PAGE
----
Cotton farms come in all shapes and sizes, and there may be as many strategies for burning down winter weeds in reduced-tillage cotton as there are reduced-tillage cotton farmers.
Steve Crawford, a retired university weed scientist who now consults on weed control for farmers in the Louisiana Delta, has taken one of the more systematic looks at some of the ways growers can control winter vegetation in stale seedbed or reduced-tillage cotton planting systems.
Crawford, whose consulting firm, Crawford AG, operates in Tensas Parish near St. Joseph, La., provided weed control consulting services on about 12,000 acres of Roundup Ready cotton in 2001.
“Essentially all of this cotton was produced on mixed to clay soils in stale seedbed systems where beds were formed in the previous fall and planting was accomplished in the spring with minimal soil disturbance,” says Crawford. “Cotton acreage per farm unit ranged from 1,000 to near 3,000 acres.”
In a paper he presented at the National Conservation Tillage Conference in Tunica, Miss., Crawford said the weed control on the farms varied primarily in the residual herbicide used between early preplant burndown until cotton emergence.
“Many weed species were present on these farms, including morningglory species, hemp sesbania, pigweed species, spotted spurge, prickly sida, wild okra, wild poinsettia, annual grasses and johnsongrass,” he noted. “The dominant weeds, and those which most frequently escaped control, were pitted morningglory and hemp sesbania.”
The weed control programs used on the farms fell into one of the following categories:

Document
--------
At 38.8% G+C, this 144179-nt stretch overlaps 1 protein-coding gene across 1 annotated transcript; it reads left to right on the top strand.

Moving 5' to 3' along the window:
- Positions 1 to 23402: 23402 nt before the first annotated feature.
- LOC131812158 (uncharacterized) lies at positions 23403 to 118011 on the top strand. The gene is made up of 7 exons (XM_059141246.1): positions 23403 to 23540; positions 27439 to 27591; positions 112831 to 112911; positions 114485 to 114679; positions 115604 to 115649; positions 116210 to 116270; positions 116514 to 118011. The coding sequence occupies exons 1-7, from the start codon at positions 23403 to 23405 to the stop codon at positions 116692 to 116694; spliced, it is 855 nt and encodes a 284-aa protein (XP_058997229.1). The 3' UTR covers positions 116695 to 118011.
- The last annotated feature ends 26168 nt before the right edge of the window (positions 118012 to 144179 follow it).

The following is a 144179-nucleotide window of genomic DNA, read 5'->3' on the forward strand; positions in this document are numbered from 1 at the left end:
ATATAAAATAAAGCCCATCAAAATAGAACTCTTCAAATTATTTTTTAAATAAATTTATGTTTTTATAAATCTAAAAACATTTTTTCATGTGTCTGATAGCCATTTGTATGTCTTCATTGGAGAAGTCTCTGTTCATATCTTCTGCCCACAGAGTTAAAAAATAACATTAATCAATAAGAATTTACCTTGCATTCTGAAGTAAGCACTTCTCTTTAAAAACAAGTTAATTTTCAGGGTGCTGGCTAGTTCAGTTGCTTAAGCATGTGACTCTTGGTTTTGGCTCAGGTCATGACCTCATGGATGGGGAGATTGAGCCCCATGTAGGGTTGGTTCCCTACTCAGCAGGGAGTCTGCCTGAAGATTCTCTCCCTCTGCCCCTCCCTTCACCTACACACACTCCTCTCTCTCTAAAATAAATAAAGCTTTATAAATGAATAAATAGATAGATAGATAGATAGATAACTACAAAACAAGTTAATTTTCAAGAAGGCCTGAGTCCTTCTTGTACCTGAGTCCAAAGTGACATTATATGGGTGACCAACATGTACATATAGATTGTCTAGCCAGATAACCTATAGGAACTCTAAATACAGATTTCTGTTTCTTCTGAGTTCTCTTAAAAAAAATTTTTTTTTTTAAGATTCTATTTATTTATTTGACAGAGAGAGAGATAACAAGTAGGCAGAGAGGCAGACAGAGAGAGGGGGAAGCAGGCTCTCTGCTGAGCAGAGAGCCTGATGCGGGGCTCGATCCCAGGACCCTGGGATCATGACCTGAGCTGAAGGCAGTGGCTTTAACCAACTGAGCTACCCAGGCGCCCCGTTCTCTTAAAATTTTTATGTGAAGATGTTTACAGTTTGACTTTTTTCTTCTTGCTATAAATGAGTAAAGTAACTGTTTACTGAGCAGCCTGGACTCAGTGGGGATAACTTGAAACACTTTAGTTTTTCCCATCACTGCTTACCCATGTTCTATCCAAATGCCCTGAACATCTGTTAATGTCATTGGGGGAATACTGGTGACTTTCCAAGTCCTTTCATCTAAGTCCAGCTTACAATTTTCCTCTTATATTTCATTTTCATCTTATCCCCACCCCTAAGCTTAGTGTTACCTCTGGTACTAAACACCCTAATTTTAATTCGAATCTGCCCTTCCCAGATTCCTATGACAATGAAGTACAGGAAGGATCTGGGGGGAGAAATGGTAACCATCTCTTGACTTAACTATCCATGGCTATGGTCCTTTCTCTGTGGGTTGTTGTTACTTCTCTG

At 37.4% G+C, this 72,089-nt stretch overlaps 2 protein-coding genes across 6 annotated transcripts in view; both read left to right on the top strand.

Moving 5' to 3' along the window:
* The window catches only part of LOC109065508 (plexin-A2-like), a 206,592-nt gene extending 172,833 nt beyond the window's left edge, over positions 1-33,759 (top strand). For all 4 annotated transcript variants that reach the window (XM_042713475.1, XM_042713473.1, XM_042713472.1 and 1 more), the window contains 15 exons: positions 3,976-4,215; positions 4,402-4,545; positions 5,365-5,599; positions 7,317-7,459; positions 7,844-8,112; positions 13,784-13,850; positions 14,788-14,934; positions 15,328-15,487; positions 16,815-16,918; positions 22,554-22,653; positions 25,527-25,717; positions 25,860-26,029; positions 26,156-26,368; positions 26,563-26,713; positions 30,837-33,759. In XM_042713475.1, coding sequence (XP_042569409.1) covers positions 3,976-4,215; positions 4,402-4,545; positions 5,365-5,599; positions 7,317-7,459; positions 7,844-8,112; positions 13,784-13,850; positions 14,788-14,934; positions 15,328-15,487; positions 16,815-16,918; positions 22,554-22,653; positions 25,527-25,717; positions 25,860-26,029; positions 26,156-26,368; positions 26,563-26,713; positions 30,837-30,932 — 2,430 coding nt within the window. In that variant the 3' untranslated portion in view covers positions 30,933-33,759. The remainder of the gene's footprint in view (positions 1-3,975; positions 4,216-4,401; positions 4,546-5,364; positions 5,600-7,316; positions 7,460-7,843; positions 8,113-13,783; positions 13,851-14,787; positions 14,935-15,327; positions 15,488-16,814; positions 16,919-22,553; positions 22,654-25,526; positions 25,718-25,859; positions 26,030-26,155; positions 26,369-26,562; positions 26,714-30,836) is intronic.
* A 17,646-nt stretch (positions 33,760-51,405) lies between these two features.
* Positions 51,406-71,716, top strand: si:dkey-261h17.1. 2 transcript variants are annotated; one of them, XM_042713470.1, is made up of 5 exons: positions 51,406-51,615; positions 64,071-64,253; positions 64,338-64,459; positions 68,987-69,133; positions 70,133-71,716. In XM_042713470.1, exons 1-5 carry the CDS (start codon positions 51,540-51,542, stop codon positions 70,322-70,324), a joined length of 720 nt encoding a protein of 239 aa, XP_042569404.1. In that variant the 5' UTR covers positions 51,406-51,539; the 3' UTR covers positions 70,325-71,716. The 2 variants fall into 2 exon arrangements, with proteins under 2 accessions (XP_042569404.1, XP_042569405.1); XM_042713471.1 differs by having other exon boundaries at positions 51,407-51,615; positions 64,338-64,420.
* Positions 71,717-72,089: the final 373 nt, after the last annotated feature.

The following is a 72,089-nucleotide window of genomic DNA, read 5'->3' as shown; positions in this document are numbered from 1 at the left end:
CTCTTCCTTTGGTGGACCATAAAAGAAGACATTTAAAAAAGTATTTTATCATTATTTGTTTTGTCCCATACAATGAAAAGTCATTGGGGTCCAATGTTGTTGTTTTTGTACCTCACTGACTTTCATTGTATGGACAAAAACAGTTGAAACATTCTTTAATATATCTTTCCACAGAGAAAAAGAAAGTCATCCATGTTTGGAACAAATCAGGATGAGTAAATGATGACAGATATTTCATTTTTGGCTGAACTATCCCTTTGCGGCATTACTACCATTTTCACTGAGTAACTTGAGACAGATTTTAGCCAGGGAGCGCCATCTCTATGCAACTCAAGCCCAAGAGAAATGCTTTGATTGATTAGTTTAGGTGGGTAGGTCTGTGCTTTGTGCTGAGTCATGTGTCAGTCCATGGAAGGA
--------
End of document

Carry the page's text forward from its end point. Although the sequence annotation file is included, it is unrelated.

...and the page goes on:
No residual: Glyphosate at 1 pound of active ingredient per acre plus 2,4-D LVE at .33 pound of active ingredient per acre early preplant or EPP. Glyphosate at .5 to 1 pound ai/acre at planting or AP.
Residual early preplant: Glyphosate plus 2,4-D LVE plus diuron (Direx 4L, Karmex) at .5 to 1 pound ai/acre EPP. Glyphosate AP.
Residual pre-emergence tank-mix: Glyphosate plus 2,4-D EPP. Diuron plus paraquat (Gramoxone Max) at .33 to .5 pound ai/acre on a band at planting.
Residual post plant tank-mix: Glyphosate and 2,4-D EPP. Broadcast application of diuron and paraquat two to four days after planting.
Most of the cotton received two over-the-top applications of glyphosate within the one- to four-leaf cotton range. Farmers made post-directed applications of diuron or prometryn (Cotton-Pro or Caparol) plus MSMA at the seventh to ninth nodes and lay-by applications of diuron or diuron plus linuron.
The glyphosate/no residual approach proved to be a challenge for some growers, he noted.
“The largest farm in the group, with ample labor, equipment and excellent management, coupled with benevolent weather, accomplished the highest level of overall weed control of any of the farms,” said Crawford. “But a similar-sized farm with fewer resources failed miserably on several of its units due to its inability to achieve proper timing of the first postemergence-directed application.”
The best approach for the majority of farms was the last, the glyphosate and 2,4-D for burndown and diuron and paraquat broadcast two to four days after planting.
“This strategy had the advantages of allowing maximum weed emergence prior to crop emergence, divergent chemistry for control of glyphosate-tolerant weed species and optimum timing of application of diuron for extended residual weed control,” he said.
“Beyond the requirement of scheduling and executing this treatment in sequence with planting, there were no negative issues. Farms which utilized this method of diuron delivery received the greatest benefits for their investment.”